Keep People and Pets Safe From Harmful Algal Blooms

Aug 27, 2019

Summit County - Cyanobacteria, often called blue-green algae, are commonly found in Ohio lakes, ponds, and slow-moving rivers. Although many species of blue-green algae do not produce toxins, some species of blue-green algae can cause Harmful Algal Blooms (HABs). Some of these HABs are visible as thick mats or scum on the surface of the water. These mats can vary in color, including bluish-green, bright green, or even red or maroon.  You can’t tell if a bloom is harmful just by looking at it, and not all blooms are easy to see. Health hazards can be present even when you can’t see a harmful bloom. People or pets can get sick when they come in contact with contaminated water by:

  • Doing recreational activities such as swimming, kayaking, fishing, or wading through water
  • Breathing in tiny water droplets or mist that contains toxins from recreational activities or wind-blown sea spray
  • Drinking contaminated water
  • Eating contaminated seafood (fish or shellfish)

The Centers for Disease Control (CDC) recommends “When in Doubt, Stay Out.”  When visiting lakes, rivers, or beaches, check the local water conditions. You can check the water conditions prior to your visit at and remember to observe all posted warning signs.  If a health notice is posted or if you suspect a harmful bloom may be in the water, follow these recommendations:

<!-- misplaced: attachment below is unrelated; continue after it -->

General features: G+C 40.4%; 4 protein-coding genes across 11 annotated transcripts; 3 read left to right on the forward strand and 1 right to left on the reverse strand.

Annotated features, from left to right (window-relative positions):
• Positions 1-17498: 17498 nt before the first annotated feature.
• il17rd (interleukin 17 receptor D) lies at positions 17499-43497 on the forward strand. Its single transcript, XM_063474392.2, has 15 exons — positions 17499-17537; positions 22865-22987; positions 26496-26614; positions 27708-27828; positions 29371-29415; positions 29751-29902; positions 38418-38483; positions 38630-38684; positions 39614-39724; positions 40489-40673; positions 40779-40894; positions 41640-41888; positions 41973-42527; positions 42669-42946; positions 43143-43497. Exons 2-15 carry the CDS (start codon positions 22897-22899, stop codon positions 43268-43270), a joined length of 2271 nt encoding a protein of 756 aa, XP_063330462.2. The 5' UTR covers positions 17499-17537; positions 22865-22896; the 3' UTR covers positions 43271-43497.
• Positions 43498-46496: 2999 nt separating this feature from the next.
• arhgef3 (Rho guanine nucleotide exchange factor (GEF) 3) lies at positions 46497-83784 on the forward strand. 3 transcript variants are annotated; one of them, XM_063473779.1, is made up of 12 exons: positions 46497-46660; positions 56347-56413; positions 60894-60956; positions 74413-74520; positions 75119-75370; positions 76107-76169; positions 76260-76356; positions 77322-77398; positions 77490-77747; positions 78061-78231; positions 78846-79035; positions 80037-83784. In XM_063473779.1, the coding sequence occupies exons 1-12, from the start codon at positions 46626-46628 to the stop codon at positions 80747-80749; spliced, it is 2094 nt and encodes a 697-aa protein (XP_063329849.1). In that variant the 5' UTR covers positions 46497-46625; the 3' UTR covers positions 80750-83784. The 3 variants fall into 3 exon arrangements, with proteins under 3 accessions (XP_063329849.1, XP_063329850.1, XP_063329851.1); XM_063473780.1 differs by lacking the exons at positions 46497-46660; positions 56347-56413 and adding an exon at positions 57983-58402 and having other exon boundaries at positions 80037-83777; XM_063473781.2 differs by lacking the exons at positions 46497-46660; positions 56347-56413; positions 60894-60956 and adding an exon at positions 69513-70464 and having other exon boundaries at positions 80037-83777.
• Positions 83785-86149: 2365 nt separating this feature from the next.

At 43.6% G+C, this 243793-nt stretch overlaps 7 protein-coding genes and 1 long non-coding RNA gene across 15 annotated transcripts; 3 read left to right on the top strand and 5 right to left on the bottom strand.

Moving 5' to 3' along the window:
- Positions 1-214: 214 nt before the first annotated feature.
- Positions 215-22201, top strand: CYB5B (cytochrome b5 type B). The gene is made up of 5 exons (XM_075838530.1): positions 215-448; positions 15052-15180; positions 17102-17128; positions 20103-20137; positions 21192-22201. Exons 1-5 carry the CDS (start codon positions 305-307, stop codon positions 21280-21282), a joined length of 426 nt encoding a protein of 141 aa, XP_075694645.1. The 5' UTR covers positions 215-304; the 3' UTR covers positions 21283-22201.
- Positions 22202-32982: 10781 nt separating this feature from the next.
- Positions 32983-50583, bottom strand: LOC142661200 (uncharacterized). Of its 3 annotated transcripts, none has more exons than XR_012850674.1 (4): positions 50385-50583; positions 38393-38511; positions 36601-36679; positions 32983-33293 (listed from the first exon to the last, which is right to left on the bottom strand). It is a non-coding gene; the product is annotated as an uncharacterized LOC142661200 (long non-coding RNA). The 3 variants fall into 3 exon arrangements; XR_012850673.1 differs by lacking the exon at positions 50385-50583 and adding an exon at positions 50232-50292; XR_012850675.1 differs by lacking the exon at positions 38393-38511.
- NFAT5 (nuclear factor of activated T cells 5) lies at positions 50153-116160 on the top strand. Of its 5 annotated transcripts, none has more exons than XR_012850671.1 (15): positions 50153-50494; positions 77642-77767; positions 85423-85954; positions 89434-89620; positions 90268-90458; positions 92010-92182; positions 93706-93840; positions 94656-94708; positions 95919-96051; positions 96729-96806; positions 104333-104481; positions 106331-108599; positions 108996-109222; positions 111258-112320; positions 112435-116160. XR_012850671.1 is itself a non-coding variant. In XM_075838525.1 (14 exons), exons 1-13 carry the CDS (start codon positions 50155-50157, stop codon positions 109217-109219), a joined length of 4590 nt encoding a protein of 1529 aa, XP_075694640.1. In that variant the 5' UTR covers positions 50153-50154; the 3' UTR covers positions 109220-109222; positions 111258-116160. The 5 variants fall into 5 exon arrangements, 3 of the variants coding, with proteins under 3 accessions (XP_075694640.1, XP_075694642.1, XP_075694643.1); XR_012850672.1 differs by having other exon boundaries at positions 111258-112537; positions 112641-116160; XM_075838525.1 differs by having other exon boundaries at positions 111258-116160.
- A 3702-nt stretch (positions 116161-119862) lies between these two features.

• Don’t swim or come in direct contact with water that smells bad, looks discolored, or has scum on the surface
  • Don’t let pets drink water, eat algae, or play or swim in it
  • Stay out of the water if it has dead fish or other dead animals in or near it.
  • Know the health risks of eating contaminated fish and shellfish and follow warnings

Illnesses and symptoms from harmful algal blooms can vary depending on how people and animals are exposed, how long the exposures last, and the toxins involved.
Symptoms can include:

  • Skin, eye, nose or throat irritation
  • Abdominal pain
  • Headache
  • Neurological symptoms
  • Vomiting
  • Diarrhea

If you do come into contact with the HAB-contaminated water, rinse off with clean, fresh water as soon as possible. Pets that have been swimming in an area with an algae bloom may ingest
significant amounts of toxins by licking their fur after leaving the water. Thoroughly rinse off your pets with clean, fresh water.

If you think you or your pet have become sick because of a harmful algal bloom, see your healthcare provider or veterinarian right away. Animals can get very sick quickly, so don’t delay
contacting your veterinarian.

For information, contact: Tonia Burford, Director of Environmental Health at or  330-802-0399.